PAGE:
It’s another beautiful day. Go on outside and look at your phone for a while.
What a whirlwind week!
Linda and I managed to get re-routed home from South Carolina, and the Lund Brother’s family reunion, a day early after receiving news of her mother’s passing. But, of course, it was a lot more complicated than just calling Delta and transferring our tickets from Thursday to Wednesday. That would have cost us an additional $850 dollars per person which is about what the original round-trip fare was for BOTH of us. After pleading on the phone, even playing the death card, the living robot on the other end of the Delta help line finally managed to get us on a different flight for just 38 dollars more apiece routing us through Atlanta, Minneapolis and then home. We didn’t have a long wait between flights but as we approached each gate it looked like everyone’s head was bowed in prayer. I thought, well that’s nice that so many people still ask the Lord to keep them safe when flying but upon closer inspection..they all had their nose buried in their I-phones. Now, we travel quite a bit but in the past couple years the number of people hypnotized by their phones..especially in airports.. has reached epidemic proportions. Especially disconcerting are those who can’t even put their phones down in the restroom where thumb scrolling and one handed peeing have become an art form.
Mary’s funeral was at St. Teresa’s Catholic Church in Beresford where she was a member for over sixty years. To this old Lutheran, it was actually two funerals; the Wake on Friday and the service Saturday morning. Mary was such a sweet pious woman and always involved in church doings it was easy for the Priest to pile on the well-deserved praise during his sermons..or homilies or whatever it’s called between the lengthy liturgy.
After lunch at the church where everyone ate their fill of ham sandwiches, salads and bars..then extended the appropriate sympathies, it was time for the Trudeau clan to exhale, relax and share personal memories which we did back in Alcester at the community room. I put on some of Mary’s favorite big band music and we feasted, imbibed, laughed and cried until early evening. She loved it when her kids all got together like this and never wanted the party to end..so, in her memory, we did our best to please.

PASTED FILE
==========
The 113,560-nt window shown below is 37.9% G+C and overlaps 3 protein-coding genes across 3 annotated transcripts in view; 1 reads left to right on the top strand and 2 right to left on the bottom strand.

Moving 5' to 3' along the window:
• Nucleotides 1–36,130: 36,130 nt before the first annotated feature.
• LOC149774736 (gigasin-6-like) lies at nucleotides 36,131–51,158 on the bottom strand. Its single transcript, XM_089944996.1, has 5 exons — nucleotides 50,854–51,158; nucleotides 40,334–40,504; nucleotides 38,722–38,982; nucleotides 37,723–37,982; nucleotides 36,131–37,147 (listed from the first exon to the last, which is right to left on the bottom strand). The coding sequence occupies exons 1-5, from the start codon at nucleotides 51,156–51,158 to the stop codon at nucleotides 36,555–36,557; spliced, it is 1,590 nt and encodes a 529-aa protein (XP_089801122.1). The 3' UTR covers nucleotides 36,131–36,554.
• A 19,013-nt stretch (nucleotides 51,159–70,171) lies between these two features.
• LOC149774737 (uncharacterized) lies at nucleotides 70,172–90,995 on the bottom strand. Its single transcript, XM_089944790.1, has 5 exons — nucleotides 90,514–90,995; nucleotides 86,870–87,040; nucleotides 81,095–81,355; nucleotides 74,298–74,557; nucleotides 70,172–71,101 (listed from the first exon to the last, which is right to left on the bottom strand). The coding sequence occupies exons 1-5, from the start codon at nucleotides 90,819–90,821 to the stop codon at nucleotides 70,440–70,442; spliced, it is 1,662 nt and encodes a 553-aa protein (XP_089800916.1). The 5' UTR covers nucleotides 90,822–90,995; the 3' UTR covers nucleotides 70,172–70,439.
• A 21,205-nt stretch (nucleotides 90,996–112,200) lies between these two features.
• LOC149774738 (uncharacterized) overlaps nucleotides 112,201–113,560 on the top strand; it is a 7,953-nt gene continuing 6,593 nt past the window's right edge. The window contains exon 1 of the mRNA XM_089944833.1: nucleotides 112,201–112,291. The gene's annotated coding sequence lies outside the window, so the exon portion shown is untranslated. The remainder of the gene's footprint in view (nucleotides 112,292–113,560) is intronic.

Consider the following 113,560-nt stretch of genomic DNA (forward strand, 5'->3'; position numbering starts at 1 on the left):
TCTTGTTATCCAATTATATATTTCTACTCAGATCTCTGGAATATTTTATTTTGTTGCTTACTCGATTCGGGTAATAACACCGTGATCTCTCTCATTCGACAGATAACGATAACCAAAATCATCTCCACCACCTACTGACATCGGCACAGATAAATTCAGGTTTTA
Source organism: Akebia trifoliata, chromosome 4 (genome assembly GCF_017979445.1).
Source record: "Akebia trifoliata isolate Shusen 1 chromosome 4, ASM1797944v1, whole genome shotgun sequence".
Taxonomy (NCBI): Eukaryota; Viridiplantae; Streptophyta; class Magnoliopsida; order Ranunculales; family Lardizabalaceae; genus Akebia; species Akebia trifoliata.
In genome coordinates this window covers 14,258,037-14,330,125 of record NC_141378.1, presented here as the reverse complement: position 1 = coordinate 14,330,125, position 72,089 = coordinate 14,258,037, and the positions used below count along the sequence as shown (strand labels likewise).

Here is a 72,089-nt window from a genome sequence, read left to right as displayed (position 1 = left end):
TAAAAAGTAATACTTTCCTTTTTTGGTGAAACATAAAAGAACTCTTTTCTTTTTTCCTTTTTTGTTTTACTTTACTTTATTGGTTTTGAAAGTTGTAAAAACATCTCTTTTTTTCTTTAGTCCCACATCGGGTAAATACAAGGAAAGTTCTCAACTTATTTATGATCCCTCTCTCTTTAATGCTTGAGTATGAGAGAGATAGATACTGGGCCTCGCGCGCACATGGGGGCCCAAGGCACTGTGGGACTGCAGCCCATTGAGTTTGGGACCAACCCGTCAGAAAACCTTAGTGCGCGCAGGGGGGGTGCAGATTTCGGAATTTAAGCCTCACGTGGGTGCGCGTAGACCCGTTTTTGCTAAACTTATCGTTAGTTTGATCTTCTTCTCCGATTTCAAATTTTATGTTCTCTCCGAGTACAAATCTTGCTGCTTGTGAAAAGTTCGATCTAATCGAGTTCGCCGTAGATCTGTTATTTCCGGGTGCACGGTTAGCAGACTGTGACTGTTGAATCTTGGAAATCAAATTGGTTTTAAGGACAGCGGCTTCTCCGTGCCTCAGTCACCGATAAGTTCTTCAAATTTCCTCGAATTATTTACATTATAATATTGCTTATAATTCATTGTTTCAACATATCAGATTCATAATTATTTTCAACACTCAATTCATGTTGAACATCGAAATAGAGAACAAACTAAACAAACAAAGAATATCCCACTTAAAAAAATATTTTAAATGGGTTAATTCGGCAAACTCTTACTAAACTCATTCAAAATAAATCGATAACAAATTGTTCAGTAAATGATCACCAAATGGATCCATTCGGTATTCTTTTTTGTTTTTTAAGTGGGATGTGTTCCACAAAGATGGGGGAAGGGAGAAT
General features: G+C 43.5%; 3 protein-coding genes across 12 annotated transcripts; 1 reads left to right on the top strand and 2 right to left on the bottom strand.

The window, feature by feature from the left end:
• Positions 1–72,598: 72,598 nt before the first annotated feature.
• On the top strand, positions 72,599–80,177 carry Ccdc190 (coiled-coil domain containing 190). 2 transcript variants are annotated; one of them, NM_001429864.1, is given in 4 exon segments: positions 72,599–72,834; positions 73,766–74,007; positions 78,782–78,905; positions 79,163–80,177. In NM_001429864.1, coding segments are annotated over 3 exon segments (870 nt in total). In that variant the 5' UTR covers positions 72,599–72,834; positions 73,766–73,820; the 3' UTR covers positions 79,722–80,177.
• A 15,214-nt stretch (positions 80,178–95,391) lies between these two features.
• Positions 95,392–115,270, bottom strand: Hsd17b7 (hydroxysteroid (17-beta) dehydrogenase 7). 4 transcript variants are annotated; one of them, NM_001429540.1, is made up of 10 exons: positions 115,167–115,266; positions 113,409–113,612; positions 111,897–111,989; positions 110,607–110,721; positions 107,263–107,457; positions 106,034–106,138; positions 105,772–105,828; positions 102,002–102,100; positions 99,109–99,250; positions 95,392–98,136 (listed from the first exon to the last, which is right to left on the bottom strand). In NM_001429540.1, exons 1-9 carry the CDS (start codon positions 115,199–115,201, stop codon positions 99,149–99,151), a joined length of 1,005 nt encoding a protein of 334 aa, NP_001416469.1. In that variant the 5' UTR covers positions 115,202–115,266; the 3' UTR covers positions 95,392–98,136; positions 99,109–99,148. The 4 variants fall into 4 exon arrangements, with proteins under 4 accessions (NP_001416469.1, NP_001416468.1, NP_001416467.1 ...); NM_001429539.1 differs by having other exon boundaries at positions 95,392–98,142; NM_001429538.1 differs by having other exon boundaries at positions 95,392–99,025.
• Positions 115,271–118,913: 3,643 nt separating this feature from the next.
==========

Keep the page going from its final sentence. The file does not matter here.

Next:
On Sunday, I went to meet my cousin, Olav Bra from Trondheim, Norway who is visssiting his American kinfolk for a few days. It’s been great getting to know him face to face rather than through letters and e-mails. He gladly shared the story of how our common ancestor (My grandfather) gave up his birthright (the oldest son taking over the family farm) in order to come to America.
Olav has done very well for himself in Norway; not only farming but also operating a lodge, of sorts, with banquet facilities, bars and meeting rooms all on the site of his family farm. He has three beautiful blonde daughters, a couple grandchildren and an open invitation for all of us to return to our native homeland which I’d love to do again someday.
We gave Olav the grand tour of Keloland on Monday which he found most impressive. I was impressed too. It’s been a while since I sat in the studio for a live newscast. The news and weather sets are beautiful with huge high definition monitors everywhere; a far cry from the old studio which had two monitors; one sitting atop a box with wheels so it could be rolled around the floor and another old black and white TV which sat on a high shelf by the side door. Everybody (except Hemmingsen) smoked cigarettes and there was usually a blue haze hanging in the studio like fog over the Golden Gate Bridge. Dedrick, Burt and I would often take one last big drag just as the cameraman hollered “Stand By” forcing us to exhale quickly and flick the butts out on the studio floor. The camera guys hated that because not only did they run the risk of getting hit in the eye by one of those tobacco missiles but the butts would cling to the camera dolly wheels preventing them from rolling properly when they needed to change positions. Oh, well, that’s all a distant memory now, sort of like lines of people at the airport waiting to use pay phones.